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Allan M. Collins is an American cognitive scientist, Professor Emeritus of Learning Sciences at Northwestern University's School of Education and Social Policy. His research is recognized as having broad impact on the fields of cognitive psychology, artificial intelligence, and education.


Research contributionsEdit


Collins is most well known in psychology for his foundational research on human semantic memory and cognition. Collins and colleagues, most notably M.R. Quillian and Elizabeth Loftus, developed the position that semantic knowledge is represented in stored category representations, linked together in a taxonomically organized processing hierarchy (see semantic networks). Support for their models came from a classic series of reaction-time experiments on human question answering.[1][2][3]

Artificial intelligenceEdit

In artificial intelligence, Collins is recognized for work on intelligent tutoring systems and plausible reasoning. With collaborator Jaime Carbonell, Collins produced the first documented example of an intelligent tutor system called SCHOLAR CAI (computer-assisted instruction).[4] Knowledge in SCHOLAR was structured analogously to the then theorized organization of human semantic memory as to afford a variety of meaningful interactions with the system. Collins' extensive research program pioneered discourse analysis methods to study the strategies human tutors use to adapt their teaching to learners. In addition, Collins studied and developed a formal theory characterizing the variety of plausible inferences people use to ask questions about which their knowledge is incomplete. Importantly, Collins developed methods to embed lessons learned from such research into the SCHOLAR system, improving system usability and effectiveness. Subsequently, Collins developed WHY, an intelligent tutoring system that used the Socratic method for tutoring causal knowledge and reasoning. In conjunction with this project he developed a formal computational theory of Socratic tutoring, derived from analyses of inquiry teaching dialogues.


As a cognitive scientist and foundational member of the field of the learning sciences, Collins has influenced several strands of educational research and development. Building upon his work on intelligent tutoring systems, he has conducted numerous projects investigating the use of technology in schools and developing educational technologies for assessing and improving student learning. Collins has gradually shifted towards the situated cognition view of knowledge being embedded in the activity, context, and culture in which it is developed and used. In response to conventional practices that often ignore the influence of culture and activity, Collins and colleagues have developed and studied cognitive apprenticeship as an effective alternative educational practice. In addition, Collins was among the first to advocate for and outline design-based research methodologies in education.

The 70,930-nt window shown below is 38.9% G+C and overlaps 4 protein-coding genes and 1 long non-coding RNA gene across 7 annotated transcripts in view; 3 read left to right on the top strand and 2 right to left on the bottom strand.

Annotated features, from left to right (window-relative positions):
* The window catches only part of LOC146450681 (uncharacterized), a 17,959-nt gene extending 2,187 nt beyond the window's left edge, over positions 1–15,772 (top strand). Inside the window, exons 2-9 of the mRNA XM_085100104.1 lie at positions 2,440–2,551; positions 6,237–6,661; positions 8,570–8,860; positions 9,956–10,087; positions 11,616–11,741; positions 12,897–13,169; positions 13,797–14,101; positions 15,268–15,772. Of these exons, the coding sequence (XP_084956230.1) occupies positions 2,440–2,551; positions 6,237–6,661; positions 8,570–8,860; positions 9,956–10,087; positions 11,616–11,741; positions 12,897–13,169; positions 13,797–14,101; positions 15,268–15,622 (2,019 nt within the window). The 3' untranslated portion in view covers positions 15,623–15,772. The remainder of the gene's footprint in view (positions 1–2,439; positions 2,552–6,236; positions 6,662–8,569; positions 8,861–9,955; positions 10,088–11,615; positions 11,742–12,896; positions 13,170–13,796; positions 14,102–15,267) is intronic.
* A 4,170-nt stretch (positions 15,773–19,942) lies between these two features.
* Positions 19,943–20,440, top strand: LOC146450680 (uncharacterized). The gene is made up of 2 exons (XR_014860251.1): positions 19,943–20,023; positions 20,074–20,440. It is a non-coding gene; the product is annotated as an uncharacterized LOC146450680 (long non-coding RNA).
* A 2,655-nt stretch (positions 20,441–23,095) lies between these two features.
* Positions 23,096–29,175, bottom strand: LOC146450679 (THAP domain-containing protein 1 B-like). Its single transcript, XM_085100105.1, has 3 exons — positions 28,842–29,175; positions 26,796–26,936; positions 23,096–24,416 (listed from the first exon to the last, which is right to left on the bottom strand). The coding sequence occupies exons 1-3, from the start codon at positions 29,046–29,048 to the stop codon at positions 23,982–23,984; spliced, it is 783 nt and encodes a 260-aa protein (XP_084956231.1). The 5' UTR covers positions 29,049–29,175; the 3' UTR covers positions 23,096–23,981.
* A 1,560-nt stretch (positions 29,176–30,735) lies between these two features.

Education and professional appointmentsEdit

Academic honors and serviceEdit

Major publicationsEdit

  • Collins, A. M., & Quillian, M. R. (1969). Retrieval Time from Semantic Memory. Journal of Verbal Learning and Verbal Behavior, 8, 240-247. (citation classic)
  • Collins, A. M., & Loftus, E. F. (1975). A Spreading Activation Theory of Semantic Processing. Psychological Review, 82, 407-428. (citation classic)
  • Collins, A. M.; Michalski, R. S. (1989). "The logic of plausible reasoning: A core theory". Cognitive Science. 13: 1–49. doi:10.1207/s15516709cog1301_1. 
  • Collins A. M., Brown J. S., & Newman S. (1989). Cognitive Apprenticeship: Teaching the Craft of Reading, Writing, and Mathematics, in Knowing, Learning and Instruction: Essays in Honor of Robert Glaser, edited by LB Resnick, Lawrence Erlbaum, Hillsdale, NJ.
  • Brown, J. S.; Collins, A.M.; Duguid, P. (1989). "Situated cognition and the culture of learning". Educational Researcher. 18 (1): 32–42. doi:10.3102/0013189x018001032. 
  • Collins, A. M. (1992). Towards a design science of education. In E. Scanlon & T. O’Shea (Eds.), New directions in educational technology (pp. 15–22). Berlin: Springer.
  • Collins, A. M.; Ferguson, W. (1993). "Epistemic forms and epistemic games: Structures and strategies to guide inquiry". Educational Psychologist. 28 (1): 25–42. doi:10.1207/s15326985ep2801_3. 
  • Greeno, J., Collins, A. M., & Resnick, L. (1996). Cognition and learning. (pp. 15–46) In D. Berliner and R. Calfee (Eds.), Handbook of Educational Psychology. New York: Macmillan.
  • Bielaczyc, K. & Collins, A. M. (1999). Learning communities in classrooms: A reconceptualization of educational practice. In Reigeluth, C. M. (Ed), Instructional-design Theories and Models: A New Paradigm of Instructional Theory : 269-292.
  • Collins, A.M.; Joseph, D.; Bielaczyc, K. (2004). "Design research: Theoretical and methodological issues" (PDF). Journal of the Learning Sciences. 13 (1): 15–42. doi:10.1207/s15327809jls1301_2. 
  • Collins, A. & Halverson, R. (2009): Rethinking Education in the Age of Technology: The Digital Revolution and Schooling in America. New York: Teachers College Press.


  1. ^ Allan M. Collins, A; M.R. Quillian (1969). "Retrieval time from semantic memory". Journal of verbal learning and verbal behavior. 8 (2): 240–248. doi:10.1016/S0022-5371(69)80069-1. 
  2. ^ Allan M. Collins, A; M.R. Quillian (1970). "Does category size affect categorization time?". Journal of verbal learning and verbal behavior. 9 (4): 432–438. doi:10.1016/S0022-5371(70)80084-6. 
  3. ^ Allan M. Collins, Allan M.; Elizabeth F. Loftus (1975). "A spreading-activation theory of semantic processing". Psychological Review. 82 (6): 407–428. doi:10.1037/0033-295X.82.6.407. 
  4. ^ Collins, A.M.; Grignetti, M.C. (1975). "Intelligent CAI. Final Report (1 March 1971-31 August 1975)" (PDF). 

External linksEdit